FIG. 7 illustrates a particularly advantageous embodiment of the bobbin 1. Here, the left bobbin flange 3 is formed together with the whole core tube 2 as an integral forge or extruded element 20 whose core tube end 7 is then only frictionally welded, as explained in connection with FIG. 1, to the right bobbin flange 3. As shown, the weld bead is removed such that the weld smoothly merges with the bobin surfaces. Here, in the half-section in the lower portion of the Figure, the texture of the light metal is schematically illustrated, with the predominantly axially directed texture of the sunk, extruded, or forged individual parts being condensed in the corner region 10 by the hot-pressing of the core tube end 7 and being deflected into the radial direction enforcing this transitional region suspicious of breaking. Accordingly, the frictionally welded corner region 10 has a similarly high strength as the opposite transitional region at the left bobbin flange which is manufactured by forging or extrusion with a non-interrupted and, therefore, highly stable texture.

Furthermore, it is of importance that the forged or extruded element 20 may be adapted to the desired length of the bobbin by correspondingly cutting it off, for example, by turning-off, sawing-off, etc., as indicated by several separating lines 21. Therefore, only a few forging or extruding molds are required for manufacturing a plurality of different bobbin lengths. The subsequent suggested frictional welding with the disk-type bobbin 3 results in a simple and fast manufacture of a highly stable bobbin 1.

Patent Citations
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US1589414 *Jan 18, 1924Jun 22, 1926Mossberg Pressed Steel CorpReel
US1732817 *Dec 11, 1928Oct 22, 1929Mossberg Pressed Steel CorpSpool
US1842143 *Jun 29, 1928Jan 19, 1932American Pulley CoSpool and the like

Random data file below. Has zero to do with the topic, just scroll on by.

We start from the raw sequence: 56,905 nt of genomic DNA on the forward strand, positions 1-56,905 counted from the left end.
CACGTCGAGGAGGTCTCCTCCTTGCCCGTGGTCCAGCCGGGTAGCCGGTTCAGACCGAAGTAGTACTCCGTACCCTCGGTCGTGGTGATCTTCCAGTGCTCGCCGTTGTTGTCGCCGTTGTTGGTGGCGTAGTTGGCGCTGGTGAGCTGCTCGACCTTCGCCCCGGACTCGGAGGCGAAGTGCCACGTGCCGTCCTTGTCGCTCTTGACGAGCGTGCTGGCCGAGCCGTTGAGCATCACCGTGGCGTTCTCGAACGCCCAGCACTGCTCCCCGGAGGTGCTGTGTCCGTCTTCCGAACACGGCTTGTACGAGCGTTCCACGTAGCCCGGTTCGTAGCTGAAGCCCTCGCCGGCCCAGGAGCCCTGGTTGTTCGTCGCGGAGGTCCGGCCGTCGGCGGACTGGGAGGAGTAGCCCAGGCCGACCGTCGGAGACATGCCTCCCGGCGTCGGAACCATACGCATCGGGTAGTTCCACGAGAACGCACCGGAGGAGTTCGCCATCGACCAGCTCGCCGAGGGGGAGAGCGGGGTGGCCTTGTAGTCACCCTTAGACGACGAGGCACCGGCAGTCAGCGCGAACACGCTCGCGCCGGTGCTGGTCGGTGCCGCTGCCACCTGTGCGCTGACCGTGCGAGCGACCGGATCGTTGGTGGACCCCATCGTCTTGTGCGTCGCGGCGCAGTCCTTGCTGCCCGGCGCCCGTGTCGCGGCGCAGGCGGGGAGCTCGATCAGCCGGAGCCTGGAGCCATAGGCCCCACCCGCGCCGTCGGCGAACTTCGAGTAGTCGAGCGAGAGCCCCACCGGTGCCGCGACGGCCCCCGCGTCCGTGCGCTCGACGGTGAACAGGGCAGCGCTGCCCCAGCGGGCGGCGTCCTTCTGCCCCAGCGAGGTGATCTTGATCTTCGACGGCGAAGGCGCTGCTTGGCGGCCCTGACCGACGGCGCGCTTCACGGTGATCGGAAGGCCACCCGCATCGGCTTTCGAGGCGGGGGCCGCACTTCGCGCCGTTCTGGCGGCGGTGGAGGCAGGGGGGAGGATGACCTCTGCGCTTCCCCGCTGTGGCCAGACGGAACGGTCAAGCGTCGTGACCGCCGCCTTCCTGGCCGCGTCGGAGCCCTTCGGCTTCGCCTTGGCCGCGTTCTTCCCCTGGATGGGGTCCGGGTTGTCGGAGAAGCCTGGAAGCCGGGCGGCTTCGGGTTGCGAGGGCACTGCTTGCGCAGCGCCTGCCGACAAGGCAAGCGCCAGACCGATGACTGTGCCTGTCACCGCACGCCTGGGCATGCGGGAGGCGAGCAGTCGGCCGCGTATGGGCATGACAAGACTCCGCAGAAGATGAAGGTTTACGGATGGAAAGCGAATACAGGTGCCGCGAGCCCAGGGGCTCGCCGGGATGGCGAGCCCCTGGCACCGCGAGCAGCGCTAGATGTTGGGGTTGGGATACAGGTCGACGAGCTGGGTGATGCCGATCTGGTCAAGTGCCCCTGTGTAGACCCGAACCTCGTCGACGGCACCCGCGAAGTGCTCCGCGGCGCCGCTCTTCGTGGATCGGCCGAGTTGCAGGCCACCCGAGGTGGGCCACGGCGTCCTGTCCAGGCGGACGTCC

US3144710 *May 1, 1961Aug 18, 1964American Mach & FoundryFriction sealing
US4832769 *May 19, 1987May 23, 1989A. R. D. Industries Ltd.Friction welding flash trap seal and method of producing same
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JPH01224185A * Title not available
Referenced by
Citing PatentFiling datePublication dateApplicantTitle
US6059171 *Jul 22, 1996May 9, 2000Shimano, Inc.Bicycle crank and manufacturing method
US6703093 *Nov 15, 2001Mar 9, 2004Rolls-Royce PlcFriction welding
US7726542 *Jun 25, 2008Jun 1, 2010Gm Global Technology Operations, Inc.Friction-welded assembly with interlocking feature and method for forming the assembly
US7757927Jun 8, 2006Jul 20, 2010Mtu Aero Engines GmbhMethod for joining structural components
US7938310 *Mar 3, 2010May 10, 2011GM Global Technology Operations LLCFriction-welded assembly with interlocking feature and method for forming the assembly
EP1222990A1 *Dec 22, 2000Jul 17, 2002SCAGLIA S.p.A.Method and machine for manufacturing metallic spools by means of friction welding
EP1731254A1 *Jun 2, 2006Dec 13, 2006MTU Aero Engines GmbHMethod of oscillating friction welding of workpieces with a closed groove on at leat one of the workpieces located near the welding zone
WO2004033143A1 *Sep 22, 2003Apr 22, 2004Scaglia EnzoMethod to make mechanical components for fluid-dynamic devices, compressors or motors operating at high pressure, and mechanical components thus achieved
WO2012046111A1 *Feb 18, 2011Apr 12, 2012Scaglia SpaMethod for the production of a metallic reel for spinning machines and reel for spinning machines thus obtained
WO2012052809A1 *Feb 18, 2011Apr 26, 2012Scaglia SpaMethod and apparatus for the production of a metallic reel for spinning machines and reel for spinning machines thus obtained
Classifications
U.S. Classification228/112.1, 228/125
International ClassificationB65H75/50, B65H75/14, B23K20/12
Cooperative ClassificationB65H2701/31, B65H2701/51342, B65H75/50, B23K20/129, B65H2701/5124, B65H75/14
European ClassificationB65H75/14, B65H75/50, B23K20/12M